Today - thanks to our amazing community beta testers - we're shipping our biggest expansion to Stack Overflow since it first launched: Documentation.
"Together, we believe we can do the same thing for technical documentation that we did for Q&A."
Documentation is community-curated, example-focused developer documentation, based on the principles of Stack Overflow. If you ever wanted to contribute to Stack Overflow but weren't sure you could, now's your chance to give back. Whatever technologies you work with, whatever your experience level, there will never be a time your contribution is more valuable than it is today.
So, why will this be better than how documentation is today, exactly?
Examples, examples, examples - show beats tell. In Stack Overflow Documentation, examples are the star of the show. Anyone can add one, so good topics will eventually have several useful examples. And much like answers on Stack Overflow, the most helpful ones will usually be voted up to be right on top.*
It's need-driven and self-healing. The best, most diligent technical writer out there still can't beat thousands of actual users trying to learn a function or concept while writing real code. They'll determine what topics or examples are needed most. And whenever something fails to explain something clearly, they can ask for it to be improved. It builds on what made Q&A work, but recognizes where it can be better:
- Familiar elements, so you're not starting from scratch. Voting, requesting a topic, adding examples all mirror Q&A elements (voting, asking, answering)
- More emphasis on collaboration, and ensuring most developers can contribute. The more canonical nature of artifacts created means:
- More "shared" ownership of posts and more collaboration
- Small edits and contributions are encouraged
- Everything is reviewed by other helpers, so you can't "break" the page trying to help
- More recognition for more people - More collaboration means more helpers need recognition. And documentation shares a feedback and reputation system with Q&A, so contributions to either earn you reputation and privileges on both.
- Your generosity, your content. All content is covered by the same CC-SA license that SO Q&A always used. And our regular data dumps will now include Documentation content.
- "Be Nice" still applies. We know that occasionally some folks can get a little prickly, but this is who we still are:
Whether you've come to ask questions, or to generously share what you know, remember that we're all here to learn, together. Be welcoming and patient, especially with those who may not know everything you do. Oh, and bring your sense of humor. Just in case.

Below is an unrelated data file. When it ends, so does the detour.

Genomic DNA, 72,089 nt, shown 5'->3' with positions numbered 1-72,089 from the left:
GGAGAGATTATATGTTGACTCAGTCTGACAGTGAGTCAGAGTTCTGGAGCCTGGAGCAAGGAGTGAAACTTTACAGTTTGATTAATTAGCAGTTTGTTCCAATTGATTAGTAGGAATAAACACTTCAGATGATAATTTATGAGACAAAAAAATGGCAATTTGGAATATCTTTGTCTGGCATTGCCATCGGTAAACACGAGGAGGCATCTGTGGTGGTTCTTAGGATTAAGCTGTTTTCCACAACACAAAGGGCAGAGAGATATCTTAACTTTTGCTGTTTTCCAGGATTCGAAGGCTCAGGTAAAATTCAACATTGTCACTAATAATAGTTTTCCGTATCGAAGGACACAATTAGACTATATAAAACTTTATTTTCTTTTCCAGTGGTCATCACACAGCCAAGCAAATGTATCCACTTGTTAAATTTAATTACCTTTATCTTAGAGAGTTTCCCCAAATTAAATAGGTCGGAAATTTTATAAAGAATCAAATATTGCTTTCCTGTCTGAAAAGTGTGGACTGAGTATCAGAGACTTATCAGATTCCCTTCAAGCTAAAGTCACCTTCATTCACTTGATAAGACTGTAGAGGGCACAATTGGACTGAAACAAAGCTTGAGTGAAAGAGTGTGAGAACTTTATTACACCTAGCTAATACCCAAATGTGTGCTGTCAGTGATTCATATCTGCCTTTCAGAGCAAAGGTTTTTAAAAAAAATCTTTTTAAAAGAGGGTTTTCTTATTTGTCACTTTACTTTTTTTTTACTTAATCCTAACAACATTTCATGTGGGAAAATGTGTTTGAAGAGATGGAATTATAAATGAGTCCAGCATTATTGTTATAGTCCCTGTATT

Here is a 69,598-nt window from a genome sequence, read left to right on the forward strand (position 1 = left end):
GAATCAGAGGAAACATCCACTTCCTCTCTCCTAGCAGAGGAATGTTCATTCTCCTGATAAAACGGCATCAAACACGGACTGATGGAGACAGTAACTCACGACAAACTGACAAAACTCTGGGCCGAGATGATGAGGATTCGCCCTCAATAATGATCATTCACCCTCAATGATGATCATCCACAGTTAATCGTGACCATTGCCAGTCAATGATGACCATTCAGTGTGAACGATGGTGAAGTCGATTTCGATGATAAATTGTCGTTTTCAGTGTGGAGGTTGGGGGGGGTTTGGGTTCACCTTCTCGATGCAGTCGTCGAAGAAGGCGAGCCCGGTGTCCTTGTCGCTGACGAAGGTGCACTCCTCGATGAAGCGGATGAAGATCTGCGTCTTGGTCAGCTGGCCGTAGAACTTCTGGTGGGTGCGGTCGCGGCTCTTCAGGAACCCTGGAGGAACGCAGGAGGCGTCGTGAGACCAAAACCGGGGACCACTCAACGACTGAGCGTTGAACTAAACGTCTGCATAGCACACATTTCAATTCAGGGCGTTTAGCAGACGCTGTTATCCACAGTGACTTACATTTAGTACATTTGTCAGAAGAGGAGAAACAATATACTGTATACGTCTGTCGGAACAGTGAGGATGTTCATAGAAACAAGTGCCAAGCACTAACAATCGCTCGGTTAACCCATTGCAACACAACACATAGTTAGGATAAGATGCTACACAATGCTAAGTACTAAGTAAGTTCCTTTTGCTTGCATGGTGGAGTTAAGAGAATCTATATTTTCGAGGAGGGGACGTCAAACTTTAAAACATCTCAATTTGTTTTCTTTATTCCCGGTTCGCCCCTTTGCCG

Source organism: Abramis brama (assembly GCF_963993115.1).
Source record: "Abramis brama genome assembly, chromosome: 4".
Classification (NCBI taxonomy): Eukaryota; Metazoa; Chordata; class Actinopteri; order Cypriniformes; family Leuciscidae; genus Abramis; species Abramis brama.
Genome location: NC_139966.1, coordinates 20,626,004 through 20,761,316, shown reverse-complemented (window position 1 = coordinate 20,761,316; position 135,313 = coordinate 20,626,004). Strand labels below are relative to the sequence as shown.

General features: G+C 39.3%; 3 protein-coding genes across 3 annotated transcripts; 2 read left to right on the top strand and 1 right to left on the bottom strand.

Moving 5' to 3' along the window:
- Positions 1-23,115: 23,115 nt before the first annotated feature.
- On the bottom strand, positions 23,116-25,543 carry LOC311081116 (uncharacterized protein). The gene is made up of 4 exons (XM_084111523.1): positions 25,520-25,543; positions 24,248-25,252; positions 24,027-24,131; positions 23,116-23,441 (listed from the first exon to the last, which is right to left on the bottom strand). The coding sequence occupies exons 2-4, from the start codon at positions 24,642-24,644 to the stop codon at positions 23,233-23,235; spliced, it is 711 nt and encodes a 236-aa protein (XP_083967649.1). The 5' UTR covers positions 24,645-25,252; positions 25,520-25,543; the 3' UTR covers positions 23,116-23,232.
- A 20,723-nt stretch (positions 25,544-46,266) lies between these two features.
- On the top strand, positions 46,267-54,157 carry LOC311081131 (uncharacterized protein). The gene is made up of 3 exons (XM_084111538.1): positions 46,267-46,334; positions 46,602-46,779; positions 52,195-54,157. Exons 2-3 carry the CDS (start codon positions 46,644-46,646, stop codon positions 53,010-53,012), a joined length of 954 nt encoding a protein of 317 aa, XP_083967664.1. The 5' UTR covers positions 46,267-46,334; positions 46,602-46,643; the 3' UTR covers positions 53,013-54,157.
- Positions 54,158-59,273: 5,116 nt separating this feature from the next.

So, why does Documentation belong on Stack Overflow, exactly?
Go back and read Jeff's original introduction of Stack Overflow, you'll find this pitch:
[Stack Overflow] is by programmers, for programmers, with the ultimate intent of collectively increasing the sum total of good programming knowledge in the world. No matter what programming language you use, or what operating system you call home. Better programming is our goal.
(emphasis mine) This was a great starting place, but over the years we've made tweaks as we've learned from the community - both from direct feedback on Meta and from observing how people use Stack Overflow. We learned that our Q&A works best when you've got a real problem, specific to the code in front of you. By coming to terms with that, and tweaking Stack Overflow accordingly, we've become much better at Q&A but have left some programming knowledge out in the cold. Documentation gives a home to a lot of this good content that has been turned away, or very hard to "get right" in the Q&A format. Namely, the canonical, general reference, instructional content. Once word got out Stack Overflow was expanding, the developers responsible for some of our favorite tech got a little excited. The Meta community got first dibs with the private beta, but now that Documentation is live on Stack Overflow I'm pleased to announce developers from: <partner pics!>
</partner pics!> will be participating in Documentation right alongside the community. They'll be watching to see what kind of great examples and documentation are created to inform their own work and help answer or clarify anything that needs it. They're Stack Overflow users like everyone else, we're all working together (to help developers everywhere), so you could see your change reviewed by a Microsoft-y or find a request from a Dropbox-er.
Ready to help?
Whether you've been posting on Q&A for years, or have always wanted to give back if you could, now's your chance. Docs today resembles Stack Overflow Q&A was right when it launched - there's a lot of white space to fill in, and plenty of chances to "actually write the book on" your favorite tech. Oh, and since we really want to use this launch to expand the Stack Overflow Community tent, we've got some silly/shiny fun to encourage folks to jump right in! All users who contribute to Documentation the next four weeks:
- Will get a silver "Documentation Pioneer" badge
- Will be entered in a drawing to win one of 100 Stack Overflow T-Shirts
Let's go build this thing together.
- Browse Documentation
- Take the tour
- Jump in and handle (or make!) requests for
We literally almost called this "Stack Overflow Examples", but then we thought about having to constantly explain that it serves the same purpose as 'Documentation' used to, but we didn't call it that because the important part* of documentation is the Examples, which are central to our thing. So we stuck with the term folks know.